Macro-News round-up
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πŸ—žοΈ European markets continue to show weakness in the aftermath of the election result, and appear to remain in a veiled calm ahead of tomorrow’s Federal Reserve data.

πŸ’¬ The president of the European Central Bank, Christine Lagarde, stated that the ECB needs to exercise caution and that the reduction in borrowing prices last week won’t necessarily be followed by other swift actions.

🌍 Geopolitical risks are very much on the minds of central bankers. Nagel, a significant figure on the ECB’s rate-setting Governing Council, stated, “Add in a scenario where an escalation of geopolitical tensions could imply higher inflation and it becomes clear that it would be way too early to declare victory over high inflation rates.” “We have not yet won the fight against inflation,” “I can’t tell whether interest rates have already reached their peak. On the ECB Governing Council we decide on interest rates on a meeting by meeting basis following our data-dependent approach.”

πŸ“‰ UK labour market data released today has a mixed tone. April’s average earnings index came in above expectations at 5.9% versus 5.7% expected. This will not facilitate a reduction in inflationary pressure. However, the unemployment rate is on the rise at 4.4% against 4.3% expected, which is expected to ease the labour market, which could reduce inflationary pressure. Both issues will be taken into account by the Bank of England to determine whether or not to cut interest rates.

πŸ“Š The most well-known trading desks on Wall Street, ranging from JPMorgan to Citigroup, are warning investors to brace themselves for a shock this week following the release of the Fed’s decision and the most recent inflation data, which are both due on Wednesday.

πŸ‡ΊπŸ‡Έ US labour market data released on Friday has put bonds back on course for 5% yield. Now on pause, awaiting inflation data and Fed rate decision tomorrow. The two-year bond is currently yielding 4.85%.

πŸ“ˆ The world’s largest index, the SP500, clings to the 5350 point zone, but does not dare to move away from it and is now trading at 5355 points. The Nasdaq 100, for its part, managed to break above 19000 points as a new record high, but again, it does not venture much beyond those zones, currently trading at 19,019 points.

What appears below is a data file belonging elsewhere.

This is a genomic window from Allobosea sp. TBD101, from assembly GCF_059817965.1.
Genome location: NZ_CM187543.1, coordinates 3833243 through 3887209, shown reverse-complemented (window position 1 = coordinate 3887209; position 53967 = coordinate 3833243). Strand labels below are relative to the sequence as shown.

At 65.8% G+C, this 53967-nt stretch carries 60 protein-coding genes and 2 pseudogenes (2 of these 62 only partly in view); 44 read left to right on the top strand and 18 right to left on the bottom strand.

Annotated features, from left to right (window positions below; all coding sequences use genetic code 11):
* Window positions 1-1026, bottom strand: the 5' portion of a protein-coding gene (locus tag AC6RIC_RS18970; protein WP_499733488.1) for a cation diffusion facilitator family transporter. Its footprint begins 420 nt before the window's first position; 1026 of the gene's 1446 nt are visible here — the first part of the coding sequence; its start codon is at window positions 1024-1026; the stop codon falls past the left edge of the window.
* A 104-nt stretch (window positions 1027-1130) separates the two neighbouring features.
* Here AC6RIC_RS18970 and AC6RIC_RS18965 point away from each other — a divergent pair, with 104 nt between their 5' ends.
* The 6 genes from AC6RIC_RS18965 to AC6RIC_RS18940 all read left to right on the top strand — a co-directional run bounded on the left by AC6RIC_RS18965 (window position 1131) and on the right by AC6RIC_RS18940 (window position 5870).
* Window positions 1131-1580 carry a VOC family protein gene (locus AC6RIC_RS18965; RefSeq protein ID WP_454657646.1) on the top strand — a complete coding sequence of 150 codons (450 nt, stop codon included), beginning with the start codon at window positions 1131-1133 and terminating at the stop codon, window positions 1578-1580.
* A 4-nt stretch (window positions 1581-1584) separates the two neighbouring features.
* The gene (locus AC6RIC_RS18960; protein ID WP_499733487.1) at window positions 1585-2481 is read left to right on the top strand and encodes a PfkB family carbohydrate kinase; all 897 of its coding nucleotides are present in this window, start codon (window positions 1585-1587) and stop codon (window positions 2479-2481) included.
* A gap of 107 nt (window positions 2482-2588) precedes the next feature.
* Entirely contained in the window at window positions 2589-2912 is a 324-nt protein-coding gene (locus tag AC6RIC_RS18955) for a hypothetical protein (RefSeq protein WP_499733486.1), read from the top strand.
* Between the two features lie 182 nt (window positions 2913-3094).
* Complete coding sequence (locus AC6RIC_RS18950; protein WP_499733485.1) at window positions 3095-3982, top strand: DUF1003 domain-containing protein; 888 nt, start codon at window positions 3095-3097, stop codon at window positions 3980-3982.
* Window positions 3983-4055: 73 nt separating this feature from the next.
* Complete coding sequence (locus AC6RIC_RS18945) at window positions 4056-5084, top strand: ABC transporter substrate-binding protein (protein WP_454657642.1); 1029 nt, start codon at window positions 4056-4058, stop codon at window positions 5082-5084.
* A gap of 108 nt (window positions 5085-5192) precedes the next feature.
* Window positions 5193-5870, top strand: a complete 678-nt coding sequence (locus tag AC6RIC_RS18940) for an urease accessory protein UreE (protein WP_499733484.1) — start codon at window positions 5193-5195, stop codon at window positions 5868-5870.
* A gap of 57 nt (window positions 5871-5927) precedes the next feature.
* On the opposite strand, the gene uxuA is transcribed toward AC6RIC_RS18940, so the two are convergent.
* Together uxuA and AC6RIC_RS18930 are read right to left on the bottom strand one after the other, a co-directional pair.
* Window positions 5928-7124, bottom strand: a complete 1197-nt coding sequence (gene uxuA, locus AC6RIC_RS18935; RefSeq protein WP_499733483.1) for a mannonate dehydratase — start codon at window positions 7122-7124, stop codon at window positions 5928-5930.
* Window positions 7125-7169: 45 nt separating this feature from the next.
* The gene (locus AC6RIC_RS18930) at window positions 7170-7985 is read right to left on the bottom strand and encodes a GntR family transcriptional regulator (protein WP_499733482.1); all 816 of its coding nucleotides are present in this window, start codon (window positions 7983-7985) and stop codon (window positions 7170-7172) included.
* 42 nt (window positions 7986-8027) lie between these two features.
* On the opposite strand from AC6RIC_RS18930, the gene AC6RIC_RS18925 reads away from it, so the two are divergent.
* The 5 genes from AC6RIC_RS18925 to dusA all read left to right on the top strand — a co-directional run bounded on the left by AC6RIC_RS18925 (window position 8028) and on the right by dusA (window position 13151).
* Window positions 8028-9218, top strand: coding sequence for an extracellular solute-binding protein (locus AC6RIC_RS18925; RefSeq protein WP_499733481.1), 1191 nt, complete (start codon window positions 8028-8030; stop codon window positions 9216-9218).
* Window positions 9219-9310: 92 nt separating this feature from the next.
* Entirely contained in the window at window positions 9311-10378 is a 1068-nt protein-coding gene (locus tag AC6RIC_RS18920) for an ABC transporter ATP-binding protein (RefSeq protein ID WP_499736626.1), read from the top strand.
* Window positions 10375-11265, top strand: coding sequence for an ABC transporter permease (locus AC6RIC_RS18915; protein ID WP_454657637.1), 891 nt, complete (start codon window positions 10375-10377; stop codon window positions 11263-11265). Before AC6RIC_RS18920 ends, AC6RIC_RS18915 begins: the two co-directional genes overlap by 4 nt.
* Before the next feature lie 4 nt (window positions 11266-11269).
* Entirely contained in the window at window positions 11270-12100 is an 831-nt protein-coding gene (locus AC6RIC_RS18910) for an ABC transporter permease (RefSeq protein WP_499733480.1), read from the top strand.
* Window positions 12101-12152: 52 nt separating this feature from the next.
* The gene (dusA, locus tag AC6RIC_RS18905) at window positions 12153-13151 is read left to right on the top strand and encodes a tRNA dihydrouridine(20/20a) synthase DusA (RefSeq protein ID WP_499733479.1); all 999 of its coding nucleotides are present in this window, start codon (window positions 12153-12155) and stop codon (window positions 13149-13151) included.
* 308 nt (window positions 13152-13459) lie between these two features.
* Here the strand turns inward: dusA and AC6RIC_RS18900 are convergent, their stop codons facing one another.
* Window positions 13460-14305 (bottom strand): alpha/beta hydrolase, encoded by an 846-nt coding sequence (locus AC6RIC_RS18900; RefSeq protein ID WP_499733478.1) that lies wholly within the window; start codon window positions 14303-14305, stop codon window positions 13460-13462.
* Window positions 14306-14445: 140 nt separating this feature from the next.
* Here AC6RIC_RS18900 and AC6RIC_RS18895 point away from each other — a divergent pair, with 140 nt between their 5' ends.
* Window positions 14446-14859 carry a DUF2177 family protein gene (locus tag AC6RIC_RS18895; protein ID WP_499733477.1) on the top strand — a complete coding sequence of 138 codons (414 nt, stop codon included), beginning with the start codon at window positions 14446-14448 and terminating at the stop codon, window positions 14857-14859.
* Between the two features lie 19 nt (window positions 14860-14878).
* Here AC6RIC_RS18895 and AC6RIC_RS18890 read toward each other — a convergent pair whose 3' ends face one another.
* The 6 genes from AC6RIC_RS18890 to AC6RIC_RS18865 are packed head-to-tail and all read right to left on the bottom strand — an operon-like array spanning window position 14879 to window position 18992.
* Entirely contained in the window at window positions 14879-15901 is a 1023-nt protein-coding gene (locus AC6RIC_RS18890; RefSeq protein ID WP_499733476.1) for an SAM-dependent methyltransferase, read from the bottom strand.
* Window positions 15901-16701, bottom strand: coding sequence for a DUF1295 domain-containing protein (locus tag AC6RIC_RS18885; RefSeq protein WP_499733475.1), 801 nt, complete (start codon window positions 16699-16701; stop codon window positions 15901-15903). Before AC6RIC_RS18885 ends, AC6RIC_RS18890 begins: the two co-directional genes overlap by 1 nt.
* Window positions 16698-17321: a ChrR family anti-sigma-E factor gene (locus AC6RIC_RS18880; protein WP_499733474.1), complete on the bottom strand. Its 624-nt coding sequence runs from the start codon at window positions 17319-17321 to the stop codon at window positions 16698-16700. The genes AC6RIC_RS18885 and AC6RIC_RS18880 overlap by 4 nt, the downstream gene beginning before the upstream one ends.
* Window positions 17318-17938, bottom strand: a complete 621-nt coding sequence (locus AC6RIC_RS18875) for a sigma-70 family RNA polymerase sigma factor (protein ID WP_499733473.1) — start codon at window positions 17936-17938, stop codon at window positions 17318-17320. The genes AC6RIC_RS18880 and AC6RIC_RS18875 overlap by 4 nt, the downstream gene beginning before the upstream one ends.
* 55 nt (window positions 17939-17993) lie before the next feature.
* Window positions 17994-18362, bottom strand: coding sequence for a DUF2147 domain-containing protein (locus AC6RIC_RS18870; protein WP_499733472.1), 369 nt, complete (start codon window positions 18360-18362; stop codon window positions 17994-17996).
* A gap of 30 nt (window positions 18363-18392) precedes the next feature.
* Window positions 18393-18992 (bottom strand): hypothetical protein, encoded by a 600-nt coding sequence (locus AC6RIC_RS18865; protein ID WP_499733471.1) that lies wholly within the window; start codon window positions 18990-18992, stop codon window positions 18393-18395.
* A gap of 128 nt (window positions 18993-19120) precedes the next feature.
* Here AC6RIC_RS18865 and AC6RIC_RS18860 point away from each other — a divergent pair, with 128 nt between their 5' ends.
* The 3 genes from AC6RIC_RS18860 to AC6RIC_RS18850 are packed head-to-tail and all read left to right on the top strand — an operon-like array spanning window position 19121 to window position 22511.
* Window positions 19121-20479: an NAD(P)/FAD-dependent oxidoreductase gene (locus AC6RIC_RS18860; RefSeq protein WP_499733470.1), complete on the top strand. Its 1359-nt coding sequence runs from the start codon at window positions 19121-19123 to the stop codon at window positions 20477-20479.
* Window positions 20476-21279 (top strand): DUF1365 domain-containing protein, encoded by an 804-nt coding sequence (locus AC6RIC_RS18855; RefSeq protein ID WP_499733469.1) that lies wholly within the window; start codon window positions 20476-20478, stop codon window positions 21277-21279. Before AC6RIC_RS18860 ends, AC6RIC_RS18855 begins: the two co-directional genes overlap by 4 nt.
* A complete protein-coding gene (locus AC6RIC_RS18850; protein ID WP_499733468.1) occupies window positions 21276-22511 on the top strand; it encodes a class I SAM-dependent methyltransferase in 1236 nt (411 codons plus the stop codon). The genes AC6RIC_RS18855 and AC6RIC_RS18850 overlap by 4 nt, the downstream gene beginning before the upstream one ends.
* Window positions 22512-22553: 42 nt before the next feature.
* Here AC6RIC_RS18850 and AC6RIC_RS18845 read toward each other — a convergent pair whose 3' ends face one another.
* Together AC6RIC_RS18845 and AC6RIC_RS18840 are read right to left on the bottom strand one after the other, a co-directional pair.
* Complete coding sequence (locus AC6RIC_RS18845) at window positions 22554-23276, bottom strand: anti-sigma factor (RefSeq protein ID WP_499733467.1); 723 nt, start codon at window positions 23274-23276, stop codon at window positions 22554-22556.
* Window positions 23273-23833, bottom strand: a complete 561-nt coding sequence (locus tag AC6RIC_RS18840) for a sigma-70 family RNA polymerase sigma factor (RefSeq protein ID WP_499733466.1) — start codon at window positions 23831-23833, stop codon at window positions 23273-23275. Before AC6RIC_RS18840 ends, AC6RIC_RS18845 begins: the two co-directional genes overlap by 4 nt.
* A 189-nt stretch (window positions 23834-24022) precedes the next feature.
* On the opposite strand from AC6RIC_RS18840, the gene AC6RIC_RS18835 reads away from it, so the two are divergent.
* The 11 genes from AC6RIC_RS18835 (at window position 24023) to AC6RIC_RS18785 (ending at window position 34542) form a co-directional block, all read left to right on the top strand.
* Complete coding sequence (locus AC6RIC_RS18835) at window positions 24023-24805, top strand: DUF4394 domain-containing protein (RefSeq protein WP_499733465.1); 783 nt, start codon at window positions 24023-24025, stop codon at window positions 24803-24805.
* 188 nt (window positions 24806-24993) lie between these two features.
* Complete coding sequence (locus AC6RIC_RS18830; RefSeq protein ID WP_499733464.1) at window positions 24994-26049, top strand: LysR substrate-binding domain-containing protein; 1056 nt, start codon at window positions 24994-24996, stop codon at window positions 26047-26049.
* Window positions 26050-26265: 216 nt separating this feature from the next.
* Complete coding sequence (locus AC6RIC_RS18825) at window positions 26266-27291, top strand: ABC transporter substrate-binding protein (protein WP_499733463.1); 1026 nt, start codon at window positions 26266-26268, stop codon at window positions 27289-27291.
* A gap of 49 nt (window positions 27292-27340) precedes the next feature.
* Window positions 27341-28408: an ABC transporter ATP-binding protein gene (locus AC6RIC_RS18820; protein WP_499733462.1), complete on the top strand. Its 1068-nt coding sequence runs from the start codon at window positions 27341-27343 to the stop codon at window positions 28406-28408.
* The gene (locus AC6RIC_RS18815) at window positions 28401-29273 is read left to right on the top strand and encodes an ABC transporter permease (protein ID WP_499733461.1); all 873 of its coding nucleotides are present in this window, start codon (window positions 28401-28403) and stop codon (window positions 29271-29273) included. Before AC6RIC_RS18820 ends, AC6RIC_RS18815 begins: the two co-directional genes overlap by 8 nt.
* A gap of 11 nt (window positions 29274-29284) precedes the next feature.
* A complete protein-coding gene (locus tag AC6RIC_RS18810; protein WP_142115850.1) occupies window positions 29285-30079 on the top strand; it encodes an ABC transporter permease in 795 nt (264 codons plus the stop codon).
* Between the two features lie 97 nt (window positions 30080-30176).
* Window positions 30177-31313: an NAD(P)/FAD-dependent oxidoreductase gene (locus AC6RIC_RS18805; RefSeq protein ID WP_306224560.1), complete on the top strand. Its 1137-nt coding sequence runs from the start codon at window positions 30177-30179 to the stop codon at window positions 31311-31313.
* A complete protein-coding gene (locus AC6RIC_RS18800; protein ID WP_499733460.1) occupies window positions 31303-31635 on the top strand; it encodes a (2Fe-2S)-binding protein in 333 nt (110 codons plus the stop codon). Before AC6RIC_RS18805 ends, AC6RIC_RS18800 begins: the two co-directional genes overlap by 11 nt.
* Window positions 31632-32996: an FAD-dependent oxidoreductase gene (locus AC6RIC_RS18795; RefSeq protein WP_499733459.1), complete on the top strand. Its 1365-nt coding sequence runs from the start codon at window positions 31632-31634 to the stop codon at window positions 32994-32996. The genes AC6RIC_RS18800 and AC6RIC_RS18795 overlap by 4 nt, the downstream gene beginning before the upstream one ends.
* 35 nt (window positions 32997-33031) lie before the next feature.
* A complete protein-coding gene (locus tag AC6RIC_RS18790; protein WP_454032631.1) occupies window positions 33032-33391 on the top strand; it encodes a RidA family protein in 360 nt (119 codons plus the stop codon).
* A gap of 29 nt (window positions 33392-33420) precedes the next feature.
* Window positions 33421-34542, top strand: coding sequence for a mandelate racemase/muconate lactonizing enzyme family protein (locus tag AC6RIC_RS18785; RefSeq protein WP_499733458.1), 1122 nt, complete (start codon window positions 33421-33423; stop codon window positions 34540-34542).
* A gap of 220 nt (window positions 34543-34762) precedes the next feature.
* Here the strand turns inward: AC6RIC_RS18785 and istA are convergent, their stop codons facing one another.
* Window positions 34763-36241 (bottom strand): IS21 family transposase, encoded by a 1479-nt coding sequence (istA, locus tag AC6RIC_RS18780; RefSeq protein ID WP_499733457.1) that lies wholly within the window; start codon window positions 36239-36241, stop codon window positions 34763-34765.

πŸ’° The gold index remains strong, above 105 DXY points and on stand-by, levels that it reached like a rocket on Friday, after the strong data on the US labour market, the possible rate cuts were moving away.

πŸ›’οΈ Of particular interest was the rise in crude oil. Brent crude oil, after falling to $77 a barrel last week, recovered strongly, reaching $82 in the last few hours. Perhaps one of the reasons for this is the increase in geopolitical tension. On the one hand, with the NATO arms attack on Russian territory. On the other hand, with Russian military forces moving into Central America.

πŸ… Gold, however, is not showing geopolitical risks. Although it remains high at $2300 per ounce, it is still relatively low compared to May when it reached $2450.

πŸ“° Reuters publishes an article on the impact of the elections on the markets. We highlight three interesting angles: First, plans for EU integration, such as the budgetary coordination saw during COVID recovery programmes, may be slowed by a more robust far-right showing. Second, adopted climate policies might resist changes, but new initiatives might encounter more resistance or weakening revisions. Third, populist parties may become less supportive of new defence funding initiatives or proposals from the EU. Paradoxically, perhaps these are the main reasons why citizens are voting for these parties, but the bureaucracy fails to see the whole picture.

🀝 Biden confirmed he has reached an agreement with Macron on using profits from frozen Russian assets to help finance Ukraine. Around €260 billion in Russian central bank funds are frozen in the EU, generating €2.5-3.5 billion annually in profits. The G7 and EU are considering using these profits to provide Ukraine a large up-front loan now and future financing through 2025. Some countries have expressed concerns but US officials say progress is being made among G7 partners on the plan.

βš–οΈ Yesterday we shared on social media another Reuters article where they suggest that the safe haven role of the dollar and European capitals could be lost, given that third countries, especially China, could see their assets expropriated tomorrow, if it is considered an enemy of the West.

🌍 Around 90 countries and organizations have registered to attend the Ukraine Peace Summit hosted by Switzerland next weekend. The conference aims to discuss ways to achieve a comprehensive, just and lasting peace for Ukraine based on international law. Sadly, the organisers of the summit have excluded one of the two parties in conflict, so that, strictly speaking, nothing is negotiated

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